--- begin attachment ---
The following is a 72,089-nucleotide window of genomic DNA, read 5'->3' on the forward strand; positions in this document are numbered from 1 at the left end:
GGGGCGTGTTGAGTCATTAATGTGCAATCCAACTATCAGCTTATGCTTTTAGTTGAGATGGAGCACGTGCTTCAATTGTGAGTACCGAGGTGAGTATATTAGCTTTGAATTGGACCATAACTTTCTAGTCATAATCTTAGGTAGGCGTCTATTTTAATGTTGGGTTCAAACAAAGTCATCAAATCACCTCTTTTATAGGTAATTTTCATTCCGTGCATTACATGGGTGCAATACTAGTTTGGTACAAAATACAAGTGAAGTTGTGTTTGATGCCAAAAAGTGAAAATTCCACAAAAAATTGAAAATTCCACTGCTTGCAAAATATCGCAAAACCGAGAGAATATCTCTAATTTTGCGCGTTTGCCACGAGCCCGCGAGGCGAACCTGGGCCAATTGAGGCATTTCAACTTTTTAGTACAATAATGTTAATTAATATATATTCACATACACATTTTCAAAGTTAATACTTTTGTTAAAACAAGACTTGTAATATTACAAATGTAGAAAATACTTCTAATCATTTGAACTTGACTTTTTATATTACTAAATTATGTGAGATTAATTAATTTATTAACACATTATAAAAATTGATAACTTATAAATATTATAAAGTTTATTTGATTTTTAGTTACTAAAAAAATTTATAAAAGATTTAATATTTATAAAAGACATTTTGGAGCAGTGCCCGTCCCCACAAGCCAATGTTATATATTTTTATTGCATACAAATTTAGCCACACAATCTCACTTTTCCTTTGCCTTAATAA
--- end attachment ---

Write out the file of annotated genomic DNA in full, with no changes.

The following is a 72,089-nucleotide window of genomic DNA, read 5'->3' on the forward strand; positions in this document are numbered from 1 at the left end:
GGGGCGTGTTGAGTCATTAATGTGCAATCCAACTATCAGCTTATGCTTTTAGTTGAGATGGAGCACGTGCTTCAATTGTGAGTACCGAGGTGAGTATATTAGCTTTGAATTGGACCATAACTTTCTAGTCATAATCTTAGGTAGGCGTCTATTTTAATGTTGGGTTCAAACAAAGTCATCAAATCACCTCTTTTATAGGTAATTTTCATTCCGTGCATTACATGGGTGCAATACTAGTTTGGTACAAAATACAAGTGAAGTTGTGTTTGATGCCAAAAAGTGAAAATTCCACAAAAAATTGAAAATTCCACTGCTTGCAAAATATCGCAAAACCGAGAGAATATCTCTAATTTTGCGCGTTTGCCACGAGCCCGCGAGGCGAACCTGGGCCAATTGAGGCATTTCAACTTTTTAGTACAATAATGTTAATTAATATATATTCACATACACATTTTCAAAGTTAATACTTTTGTTAAAACAAGACTTGTAATATTACAAATGTAGAAAATACTTCTAATCATTTGAACTTGACTTTTTATATTACTAAATTATGTGAGATTAATTAATTTATTAACACATTATAAAAATTGATAACTTATAAATATTATAAAGTTTATTTGATTTTTAGTTACTAAAAAAATTTATAAAAGATTTAATATTTATAAAAGACATTTTGGAGCAGTGCCCGTCCCCACAAGCCAATGTTATATATTTTTATTGCATACAAATTTAGCCACACAATCTCACTTTTCCTTTGCCTTAATAA